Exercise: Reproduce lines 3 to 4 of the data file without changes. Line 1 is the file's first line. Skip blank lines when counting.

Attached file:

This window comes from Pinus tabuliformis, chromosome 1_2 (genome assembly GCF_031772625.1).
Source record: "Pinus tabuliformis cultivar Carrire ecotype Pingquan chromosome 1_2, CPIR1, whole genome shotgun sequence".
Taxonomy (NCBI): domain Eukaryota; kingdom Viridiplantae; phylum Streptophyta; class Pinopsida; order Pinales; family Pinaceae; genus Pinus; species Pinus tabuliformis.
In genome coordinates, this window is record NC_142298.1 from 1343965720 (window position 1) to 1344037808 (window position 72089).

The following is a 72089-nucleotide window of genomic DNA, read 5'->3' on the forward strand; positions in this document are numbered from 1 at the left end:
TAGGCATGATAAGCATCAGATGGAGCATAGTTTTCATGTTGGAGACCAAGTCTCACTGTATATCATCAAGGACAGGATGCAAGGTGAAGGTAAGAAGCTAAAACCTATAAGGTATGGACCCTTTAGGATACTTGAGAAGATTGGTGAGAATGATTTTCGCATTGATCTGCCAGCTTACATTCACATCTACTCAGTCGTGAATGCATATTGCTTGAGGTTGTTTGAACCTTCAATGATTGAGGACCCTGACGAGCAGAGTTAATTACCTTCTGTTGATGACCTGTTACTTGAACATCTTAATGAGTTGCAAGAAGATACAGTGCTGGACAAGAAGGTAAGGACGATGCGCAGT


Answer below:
Taxonomy (NCBI): domain Eukaryota; kingdom Viridiplantae; phylum Streptophyta; class Pinopsida; order Pinales; family Pinaceae; genus Pinus; species Pinus tabuliformis.
In genome coordinates, this window is record NC_142298.1 from 1343965720 (window position 1) to 1344037808 (window position 72089).